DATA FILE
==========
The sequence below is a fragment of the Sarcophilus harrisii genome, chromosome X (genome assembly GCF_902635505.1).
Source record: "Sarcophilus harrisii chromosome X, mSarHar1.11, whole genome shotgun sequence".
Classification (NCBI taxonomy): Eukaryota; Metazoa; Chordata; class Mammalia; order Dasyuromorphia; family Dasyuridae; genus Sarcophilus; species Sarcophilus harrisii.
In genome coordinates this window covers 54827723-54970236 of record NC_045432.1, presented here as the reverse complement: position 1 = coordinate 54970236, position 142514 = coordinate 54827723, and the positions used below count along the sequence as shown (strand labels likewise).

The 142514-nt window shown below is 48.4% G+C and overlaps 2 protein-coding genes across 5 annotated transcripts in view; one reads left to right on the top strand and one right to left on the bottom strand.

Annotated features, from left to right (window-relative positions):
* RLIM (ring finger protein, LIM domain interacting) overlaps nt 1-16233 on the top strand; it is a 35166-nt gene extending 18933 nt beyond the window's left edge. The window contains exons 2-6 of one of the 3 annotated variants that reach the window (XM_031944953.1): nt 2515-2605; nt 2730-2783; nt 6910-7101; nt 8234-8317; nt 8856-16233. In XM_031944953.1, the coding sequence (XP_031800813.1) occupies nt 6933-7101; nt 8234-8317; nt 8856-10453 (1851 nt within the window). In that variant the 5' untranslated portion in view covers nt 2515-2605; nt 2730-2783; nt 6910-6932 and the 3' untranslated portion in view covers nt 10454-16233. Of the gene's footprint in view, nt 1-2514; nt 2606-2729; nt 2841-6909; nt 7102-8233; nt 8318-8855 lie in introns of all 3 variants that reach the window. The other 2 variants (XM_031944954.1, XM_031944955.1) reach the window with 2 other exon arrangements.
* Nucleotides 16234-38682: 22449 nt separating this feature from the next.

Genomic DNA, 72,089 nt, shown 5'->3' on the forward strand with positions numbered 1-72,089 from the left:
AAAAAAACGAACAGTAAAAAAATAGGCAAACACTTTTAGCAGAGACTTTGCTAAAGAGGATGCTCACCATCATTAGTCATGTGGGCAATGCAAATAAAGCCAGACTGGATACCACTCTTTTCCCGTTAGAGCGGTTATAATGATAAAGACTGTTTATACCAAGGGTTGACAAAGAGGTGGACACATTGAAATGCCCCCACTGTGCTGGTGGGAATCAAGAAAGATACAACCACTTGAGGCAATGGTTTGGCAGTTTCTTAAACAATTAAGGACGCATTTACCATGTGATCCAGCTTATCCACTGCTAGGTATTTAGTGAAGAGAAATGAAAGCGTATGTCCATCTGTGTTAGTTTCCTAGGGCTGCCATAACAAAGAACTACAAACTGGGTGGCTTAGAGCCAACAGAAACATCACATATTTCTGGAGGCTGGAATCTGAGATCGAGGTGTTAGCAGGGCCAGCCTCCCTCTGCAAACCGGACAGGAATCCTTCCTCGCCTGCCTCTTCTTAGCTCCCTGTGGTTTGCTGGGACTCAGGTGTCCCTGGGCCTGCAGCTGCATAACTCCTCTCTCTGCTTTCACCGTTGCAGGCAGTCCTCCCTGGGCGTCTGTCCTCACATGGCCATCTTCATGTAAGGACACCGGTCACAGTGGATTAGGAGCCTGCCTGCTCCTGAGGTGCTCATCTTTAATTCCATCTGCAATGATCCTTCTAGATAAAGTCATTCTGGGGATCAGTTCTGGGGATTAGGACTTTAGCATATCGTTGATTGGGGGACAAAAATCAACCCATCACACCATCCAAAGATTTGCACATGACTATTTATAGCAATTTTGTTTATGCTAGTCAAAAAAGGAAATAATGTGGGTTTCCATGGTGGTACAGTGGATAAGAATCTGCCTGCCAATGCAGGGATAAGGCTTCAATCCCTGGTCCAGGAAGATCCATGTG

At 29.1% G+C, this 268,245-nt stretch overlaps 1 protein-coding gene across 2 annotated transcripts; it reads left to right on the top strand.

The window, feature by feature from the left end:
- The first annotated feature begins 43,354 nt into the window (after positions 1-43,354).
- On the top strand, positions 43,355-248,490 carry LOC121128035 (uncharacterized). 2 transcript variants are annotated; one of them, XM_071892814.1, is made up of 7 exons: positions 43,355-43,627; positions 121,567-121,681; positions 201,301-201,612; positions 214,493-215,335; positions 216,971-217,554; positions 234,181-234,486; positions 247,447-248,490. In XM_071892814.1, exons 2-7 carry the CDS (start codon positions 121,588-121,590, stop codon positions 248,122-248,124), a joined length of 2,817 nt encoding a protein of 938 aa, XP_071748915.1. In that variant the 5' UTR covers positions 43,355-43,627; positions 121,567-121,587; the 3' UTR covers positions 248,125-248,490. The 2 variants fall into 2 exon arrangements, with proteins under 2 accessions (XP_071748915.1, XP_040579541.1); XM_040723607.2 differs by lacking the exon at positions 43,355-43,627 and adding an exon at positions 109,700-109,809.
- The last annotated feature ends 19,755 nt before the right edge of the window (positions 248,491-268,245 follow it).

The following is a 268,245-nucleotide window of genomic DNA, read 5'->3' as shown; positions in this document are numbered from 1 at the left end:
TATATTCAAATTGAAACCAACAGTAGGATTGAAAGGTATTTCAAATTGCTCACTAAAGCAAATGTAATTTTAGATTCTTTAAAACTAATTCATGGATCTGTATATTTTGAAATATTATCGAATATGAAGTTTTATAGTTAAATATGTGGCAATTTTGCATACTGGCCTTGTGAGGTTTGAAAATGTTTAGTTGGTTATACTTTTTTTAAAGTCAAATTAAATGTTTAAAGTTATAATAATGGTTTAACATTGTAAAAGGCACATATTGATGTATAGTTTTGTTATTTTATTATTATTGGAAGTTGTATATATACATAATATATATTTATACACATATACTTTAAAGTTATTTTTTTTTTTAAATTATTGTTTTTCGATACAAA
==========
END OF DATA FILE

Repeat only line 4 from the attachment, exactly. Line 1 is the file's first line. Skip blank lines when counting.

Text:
In genome coordinates this window covers 54827723-54970236 of record NC_045432.1, presented here as the reverse complement: position 1 = coordinate 54970236, position 142514 = coordinate 54827723, and the positions used below count along the sequence as shown (strand labels likewise).